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SURF’S UP
FOR HITS LIST
Good vibrations (3/5a)
NEAR TRUTHS: UNCORKED
Jay-Z's blingy mountain of cash keeps gaining altitude. (3/5a)
UMG PULLS IN NEARLY
$9B IN 2020
Value keeps rising ahead of IPO. (3/5a)
MILEY JOINS COLUMBIA
Like moving to the apartment next door. (3/4a)
GRAMMY CHEW: THE
PRE-GRAMMY BOUNCE
Let's hear it for ironic guitar-smashing. (3/5a)
BLACK HISTORY MONTH
A jazz chronicle of fighting the power.
GRAMMYS: WHERE TO FROM HERE?
After the snubs, the show.
ACQUITTED
In a phenomenal display of cowardice.
MOVING THE NEEDLE
When vaccination schedules and touring schedules meet.
Blighty Beat
LIVESTREAM TARIFF DRAWS IRE
1/27/21

British PRO PRS for Music has launched a new online live concert license for small-scale livestreamed gigs, seeking to impose a flat fee equal to a minimum 9% tariff. The Music Managers Forum and Featured Artist Coalition aren’t happy.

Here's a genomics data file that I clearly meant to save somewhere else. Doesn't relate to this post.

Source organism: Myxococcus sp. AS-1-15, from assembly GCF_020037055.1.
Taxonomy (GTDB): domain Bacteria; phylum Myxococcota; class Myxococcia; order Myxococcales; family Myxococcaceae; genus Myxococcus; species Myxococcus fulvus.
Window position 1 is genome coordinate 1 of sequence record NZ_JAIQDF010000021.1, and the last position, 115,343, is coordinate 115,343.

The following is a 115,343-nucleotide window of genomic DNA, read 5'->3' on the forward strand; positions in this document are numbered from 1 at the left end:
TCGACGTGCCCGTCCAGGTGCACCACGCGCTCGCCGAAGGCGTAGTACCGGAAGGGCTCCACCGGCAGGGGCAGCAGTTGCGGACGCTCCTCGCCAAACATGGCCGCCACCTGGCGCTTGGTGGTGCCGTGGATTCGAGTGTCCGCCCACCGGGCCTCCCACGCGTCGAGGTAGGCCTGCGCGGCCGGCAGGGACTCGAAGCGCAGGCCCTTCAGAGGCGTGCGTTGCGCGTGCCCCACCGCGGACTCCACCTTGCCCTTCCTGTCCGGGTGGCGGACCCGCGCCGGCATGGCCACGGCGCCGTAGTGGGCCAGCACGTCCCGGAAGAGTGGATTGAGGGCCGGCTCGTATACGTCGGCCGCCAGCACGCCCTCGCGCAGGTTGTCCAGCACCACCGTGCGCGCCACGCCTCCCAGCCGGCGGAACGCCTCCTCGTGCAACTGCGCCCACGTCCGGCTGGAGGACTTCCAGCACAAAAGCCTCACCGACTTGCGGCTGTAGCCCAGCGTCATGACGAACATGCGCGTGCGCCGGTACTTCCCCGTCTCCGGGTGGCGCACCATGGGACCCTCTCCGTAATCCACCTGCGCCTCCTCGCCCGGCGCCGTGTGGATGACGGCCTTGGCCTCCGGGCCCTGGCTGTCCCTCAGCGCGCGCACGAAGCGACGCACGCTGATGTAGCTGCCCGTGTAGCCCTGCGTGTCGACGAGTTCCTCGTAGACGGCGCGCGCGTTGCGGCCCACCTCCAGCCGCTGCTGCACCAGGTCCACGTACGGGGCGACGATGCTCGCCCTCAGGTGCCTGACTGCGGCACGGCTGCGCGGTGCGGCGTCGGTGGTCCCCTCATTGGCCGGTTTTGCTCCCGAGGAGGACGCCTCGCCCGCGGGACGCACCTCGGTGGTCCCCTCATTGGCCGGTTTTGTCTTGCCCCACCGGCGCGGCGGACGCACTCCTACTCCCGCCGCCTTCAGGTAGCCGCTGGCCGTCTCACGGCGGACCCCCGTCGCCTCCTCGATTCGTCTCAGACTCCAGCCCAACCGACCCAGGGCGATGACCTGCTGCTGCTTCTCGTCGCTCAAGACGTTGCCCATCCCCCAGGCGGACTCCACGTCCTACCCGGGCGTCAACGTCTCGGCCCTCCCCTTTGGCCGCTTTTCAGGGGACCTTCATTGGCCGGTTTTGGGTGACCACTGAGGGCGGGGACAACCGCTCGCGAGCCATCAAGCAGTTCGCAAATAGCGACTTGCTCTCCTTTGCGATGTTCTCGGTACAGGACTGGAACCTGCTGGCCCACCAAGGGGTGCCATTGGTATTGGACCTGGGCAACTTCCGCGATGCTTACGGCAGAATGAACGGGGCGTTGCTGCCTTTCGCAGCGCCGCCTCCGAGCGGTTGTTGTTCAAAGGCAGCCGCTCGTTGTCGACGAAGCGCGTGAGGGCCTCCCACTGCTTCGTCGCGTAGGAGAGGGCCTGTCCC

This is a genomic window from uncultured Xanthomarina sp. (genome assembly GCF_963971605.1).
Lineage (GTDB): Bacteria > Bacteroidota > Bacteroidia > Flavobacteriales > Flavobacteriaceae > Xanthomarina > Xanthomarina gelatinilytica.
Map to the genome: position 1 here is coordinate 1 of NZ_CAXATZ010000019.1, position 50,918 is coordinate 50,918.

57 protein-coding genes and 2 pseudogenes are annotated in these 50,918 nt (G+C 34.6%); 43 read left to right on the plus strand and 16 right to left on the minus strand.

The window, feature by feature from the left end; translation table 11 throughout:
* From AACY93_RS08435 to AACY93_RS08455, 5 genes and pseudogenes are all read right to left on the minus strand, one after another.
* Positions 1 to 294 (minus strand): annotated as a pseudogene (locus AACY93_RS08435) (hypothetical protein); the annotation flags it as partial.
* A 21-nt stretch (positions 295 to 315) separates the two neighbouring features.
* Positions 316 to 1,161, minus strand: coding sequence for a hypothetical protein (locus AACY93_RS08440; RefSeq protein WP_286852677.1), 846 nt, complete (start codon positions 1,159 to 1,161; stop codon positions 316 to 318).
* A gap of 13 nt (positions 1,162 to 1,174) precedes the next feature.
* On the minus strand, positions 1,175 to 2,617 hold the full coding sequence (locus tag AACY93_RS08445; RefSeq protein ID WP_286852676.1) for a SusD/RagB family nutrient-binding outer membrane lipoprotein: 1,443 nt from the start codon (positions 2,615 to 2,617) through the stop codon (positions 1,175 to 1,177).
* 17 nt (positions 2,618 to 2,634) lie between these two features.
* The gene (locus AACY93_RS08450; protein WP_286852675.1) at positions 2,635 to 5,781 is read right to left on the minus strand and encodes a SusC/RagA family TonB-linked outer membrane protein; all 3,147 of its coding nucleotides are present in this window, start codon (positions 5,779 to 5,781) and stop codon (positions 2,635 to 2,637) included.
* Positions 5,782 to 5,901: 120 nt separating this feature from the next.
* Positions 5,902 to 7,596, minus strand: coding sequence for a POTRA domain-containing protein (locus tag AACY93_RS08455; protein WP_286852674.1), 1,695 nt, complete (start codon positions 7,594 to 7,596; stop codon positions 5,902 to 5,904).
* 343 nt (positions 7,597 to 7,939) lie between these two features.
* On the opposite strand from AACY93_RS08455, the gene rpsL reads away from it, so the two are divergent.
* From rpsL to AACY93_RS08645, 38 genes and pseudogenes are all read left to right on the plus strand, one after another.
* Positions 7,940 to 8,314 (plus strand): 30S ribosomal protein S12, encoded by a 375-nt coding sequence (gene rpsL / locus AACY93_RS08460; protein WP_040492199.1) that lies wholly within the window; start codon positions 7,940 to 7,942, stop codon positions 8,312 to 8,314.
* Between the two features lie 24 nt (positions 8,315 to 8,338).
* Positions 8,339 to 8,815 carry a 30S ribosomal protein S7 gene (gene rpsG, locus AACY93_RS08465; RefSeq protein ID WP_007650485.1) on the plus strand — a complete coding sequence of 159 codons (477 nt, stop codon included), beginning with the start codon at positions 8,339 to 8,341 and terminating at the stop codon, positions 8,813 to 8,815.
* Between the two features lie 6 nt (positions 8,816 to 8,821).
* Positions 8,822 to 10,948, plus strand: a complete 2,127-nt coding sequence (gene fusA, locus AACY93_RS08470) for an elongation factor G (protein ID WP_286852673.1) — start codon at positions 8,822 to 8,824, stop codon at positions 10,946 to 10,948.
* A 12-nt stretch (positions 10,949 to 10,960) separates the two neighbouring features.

The tariff applies to events originating in the U.K. that take in revenues of less than £500 and intends to cover online music usage fees for PRS members’ repertoire. The cost is £45 for events taking in between £251 and £500 and £22.50 for those earning less than £250, depending on ticket sales. The tariff is said to be temporary until the live sector can reopen.

“In normal circumstances, online live concerts are an incremental revenue stream to live performance,” a statement from PRS reads. “PRS for Music, however, recognizes that as long as the physical live sector remains closed, livestreamed concerts, whilst still a different form of exploitation to a physical gig or concert, are in part substitutional for physical gigs and concerts.”

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